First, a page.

REPRINTED WITH PERMISSION from the Florida Jewish News, p. 16 [edited with title change]

The first line of treatment for ADD/ADHD is usually behavioral for children and adults. Although there are no shyness pills, one can go to Toasmasters. Although there are no anger pills, one can learn anger management. Just as the parents of an ADHD child need to learn how to handle him or her, the child himself needs to learn strategies for getting the most out of this challenging experience. Here are some ideas:

(a) Decide what is good about your ADD/ADHD. Write a list of benefits and prioritize that list. Ask yourself: How can I incorporate my strengths into my daily life, including my work?

(b) Allow yourself room in your profession for creativity and, if you are the hyperactive type, for activity, variety, and challenge.

(c) Write down or tape record reminders to yourself. I’m a big fan of yellow post-it notes and recommend clients make several copies of the same reminder and post them in places they would expect to look at such as their car dashboard or the coffee jar in the refrigerator.

(d) Allow three times the amount of time you think you’ll need for whatever task you are doing. This way, you’ll always be safe. In the same way, tell yourself that a project due Wednesday is really due Monday, a deadline of 4 PM is really 10 AM, and so on.

(e) Either create or have someone else create organizational systems for you that govern your schedule, your space, and your paperwork. Use the yellow sticky notes, color coding, master lists, and other visual or auditory cues to remind you of the system. Some people phone themselves and record their reminders on their voicemail. Others program their phoness to beep at important moments with messages.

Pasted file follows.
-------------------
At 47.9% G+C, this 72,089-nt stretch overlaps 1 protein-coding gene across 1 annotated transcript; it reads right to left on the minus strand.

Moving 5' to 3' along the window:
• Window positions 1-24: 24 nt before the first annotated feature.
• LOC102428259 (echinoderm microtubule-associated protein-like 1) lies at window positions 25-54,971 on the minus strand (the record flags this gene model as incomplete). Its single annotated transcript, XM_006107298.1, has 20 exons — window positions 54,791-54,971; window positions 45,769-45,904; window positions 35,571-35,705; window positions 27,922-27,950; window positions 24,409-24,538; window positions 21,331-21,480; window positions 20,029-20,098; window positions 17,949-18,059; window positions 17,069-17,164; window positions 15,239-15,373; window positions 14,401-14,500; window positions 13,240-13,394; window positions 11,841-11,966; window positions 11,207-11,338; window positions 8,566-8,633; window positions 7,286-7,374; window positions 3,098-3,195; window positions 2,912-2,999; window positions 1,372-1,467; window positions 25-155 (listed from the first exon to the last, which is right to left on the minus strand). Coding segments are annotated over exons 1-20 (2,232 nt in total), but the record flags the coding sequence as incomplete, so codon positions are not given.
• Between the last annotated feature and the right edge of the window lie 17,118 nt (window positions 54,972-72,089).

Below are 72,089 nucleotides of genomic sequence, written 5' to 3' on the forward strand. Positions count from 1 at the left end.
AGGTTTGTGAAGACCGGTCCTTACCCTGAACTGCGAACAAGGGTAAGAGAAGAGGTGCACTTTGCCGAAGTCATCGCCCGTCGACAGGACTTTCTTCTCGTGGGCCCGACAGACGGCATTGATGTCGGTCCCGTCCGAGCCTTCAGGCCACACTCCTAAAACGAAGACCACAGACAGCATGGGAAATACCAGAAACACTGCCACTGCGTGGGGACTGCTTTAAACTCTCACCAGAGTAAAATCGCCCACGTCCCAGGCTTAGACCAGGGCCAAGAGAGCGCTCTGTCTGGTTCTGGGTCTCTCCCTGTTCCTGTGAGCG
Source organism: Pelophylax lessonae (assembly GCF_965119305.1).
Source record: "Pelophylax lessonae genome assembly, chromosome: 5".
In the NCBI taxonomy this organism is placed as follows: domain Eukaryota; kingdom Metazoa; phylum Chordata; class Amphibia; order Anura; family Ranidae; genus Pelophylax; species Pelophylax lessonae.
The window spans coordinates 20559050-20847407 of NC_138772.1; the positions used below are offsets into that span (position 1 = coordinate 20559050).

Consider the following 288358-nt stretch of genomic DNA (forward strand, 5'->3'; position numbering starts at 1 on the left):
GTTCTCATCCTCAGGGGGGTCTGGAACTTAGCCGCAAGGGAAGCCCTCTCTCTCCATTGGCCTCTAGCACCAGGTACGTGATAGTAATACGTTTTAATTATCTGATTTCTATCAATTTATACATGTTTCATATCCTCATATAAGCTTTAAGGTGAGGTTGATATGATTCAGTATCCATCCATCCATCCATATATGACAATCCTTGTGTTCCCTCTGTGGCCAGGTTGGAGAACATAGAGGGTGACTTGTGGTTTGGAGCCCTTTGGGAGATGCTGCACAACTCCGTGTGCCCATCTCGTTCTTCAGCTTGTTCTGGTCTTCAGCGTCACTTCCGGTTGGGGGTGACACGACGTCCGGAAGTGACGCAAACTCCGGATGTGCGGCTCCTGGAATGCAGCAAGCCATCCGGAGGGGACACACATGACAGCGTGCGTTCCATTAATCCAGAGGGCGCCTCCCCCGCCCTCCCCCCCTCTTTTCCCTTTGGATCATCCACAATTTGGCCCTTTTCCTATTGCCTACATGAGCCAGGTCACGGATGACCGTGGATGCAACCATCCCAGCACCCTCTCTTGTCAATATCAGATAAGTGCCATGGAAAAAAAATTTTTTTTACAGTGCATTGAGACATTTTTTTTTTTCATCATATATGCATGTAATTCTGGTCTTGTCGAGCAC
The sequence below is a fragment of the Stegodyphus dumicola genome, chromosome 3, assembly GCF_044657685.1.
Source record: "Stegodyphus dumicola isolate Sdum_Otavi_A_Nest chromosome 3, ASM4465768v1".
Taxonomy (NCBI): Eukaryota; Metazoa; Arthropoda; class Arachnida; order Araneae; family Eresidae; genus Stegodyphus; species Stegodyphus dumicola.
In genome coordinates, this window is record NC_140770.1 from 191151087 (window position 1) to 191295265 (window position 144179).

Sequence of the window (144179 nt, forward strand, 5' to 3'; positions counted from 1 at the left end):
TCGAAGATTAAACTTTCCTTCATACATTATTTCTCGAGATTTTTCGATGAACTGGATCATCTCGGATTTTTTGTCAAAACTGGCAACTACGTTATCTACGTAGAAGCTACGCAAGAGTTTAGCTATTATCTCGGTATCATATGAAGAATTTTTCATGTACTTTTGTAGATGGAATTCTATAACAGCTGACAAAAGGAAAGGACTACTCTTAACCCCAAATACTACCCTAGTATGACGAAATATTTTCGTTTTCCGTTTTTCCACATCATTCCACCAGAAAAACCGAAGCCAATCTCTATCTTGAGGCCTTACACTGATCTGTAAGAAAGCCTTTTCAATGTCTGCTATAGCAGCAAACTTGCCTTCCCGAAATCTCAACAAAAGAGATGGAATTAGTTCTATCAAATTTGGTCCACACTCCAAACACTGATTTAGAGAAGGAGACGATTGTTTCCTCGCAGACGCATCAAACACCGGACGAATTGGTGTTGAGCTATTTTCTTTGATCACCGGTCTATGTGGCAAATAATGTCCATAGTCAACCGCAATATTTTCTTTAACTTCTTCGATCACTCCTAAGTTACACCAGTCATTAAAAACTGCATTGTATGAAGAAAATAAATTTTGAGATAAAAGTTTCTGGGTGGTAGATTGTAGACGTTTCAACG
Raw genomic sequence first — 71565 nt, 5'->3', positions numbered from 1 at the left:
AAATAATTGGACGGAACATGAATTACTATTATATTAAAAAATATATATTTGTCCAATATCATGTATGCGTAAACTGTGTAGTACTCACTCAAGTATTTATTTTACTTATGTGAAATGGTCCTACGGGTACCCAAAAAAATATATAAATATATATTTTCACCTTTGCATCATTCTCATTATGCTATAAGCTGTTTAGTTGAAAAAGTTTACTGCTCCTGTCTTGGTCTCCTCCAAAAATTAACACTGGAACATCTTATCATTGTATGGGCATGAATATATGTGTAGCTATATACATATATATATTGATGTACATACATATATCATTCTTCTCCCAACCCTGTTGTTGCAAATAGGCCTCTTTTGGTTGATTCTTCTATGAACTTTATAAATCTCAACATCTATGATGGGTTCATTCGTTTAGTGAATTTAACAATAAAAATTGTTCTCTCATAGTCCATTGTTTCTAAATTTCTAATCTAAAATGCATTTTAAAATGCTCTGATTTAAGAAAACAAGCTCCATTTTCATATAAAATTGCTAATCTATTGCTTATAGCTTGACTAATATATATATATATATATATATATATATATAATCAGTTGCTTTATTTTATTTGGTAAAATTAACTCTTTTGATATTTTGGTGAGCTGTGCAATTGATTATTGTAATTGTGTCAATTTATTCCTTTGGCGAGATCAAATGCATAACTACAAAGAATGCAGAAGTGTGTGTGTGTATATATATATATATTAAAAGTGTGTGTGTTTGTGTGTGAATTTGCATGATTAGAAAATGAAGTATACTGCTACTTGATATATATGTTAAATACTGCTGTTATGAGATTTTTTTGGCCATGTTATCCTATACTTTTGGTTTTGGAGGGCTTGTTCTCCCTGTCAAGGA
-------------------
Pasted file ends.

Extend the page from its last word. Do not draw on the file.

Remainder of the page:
(f) Have organized people as helpers or employees to help you stay with the systems if you have that luxury. Marry an organized—but tolerant—person who really appreciates your quick wit, sharp mind, and creativity.

(g) Find your optimum working conditions. Too much mess and stimulation may cause distraction while too much control, organization, and neatness may blunt creativity and lead to restlessness. For some people, pleasant music in the background and a variety of projects available to switch to with no loss in productivity are useful setups.

The advice for parents of ADD/ADHD children parallels the above. First in importance would be the identification of the parent whose genes appear in the child so that he could start employing these methods on himself. Next, tailor the above for your children. Finally, these additional suggestions were offered by healthforums:

  • seating the student next to the teacher to help him or her stay focused
  • allowing extra time to complete assignments and tests
  • dividing major projects into a series of small tasks
  • requiring the student to keep a daily agenda notebook to track homework, signed daily by the teacher, the student and a parent
  • promoting positive reinforcement to all of the student’s teachers as the key to improving performance and behavior
  • communicating weekly with parents by e-mail or phone to monitor the student’s progress

In addition to academics, there is the whole realm of social skills development. Frequently, the impulsive tendency to blurt out things that may not be acceptable to peers can spoil a child’s social life. My recommendation is to be frank, yet very kind and very respectful, in discussing these problems with your child. Such a discussion might start with, “You know, when the teacher tells the class to sit down and you decide to be the only one standing up because you think it’s funny, there may be kids who won’t respect you for that. Do you think that could be true?”

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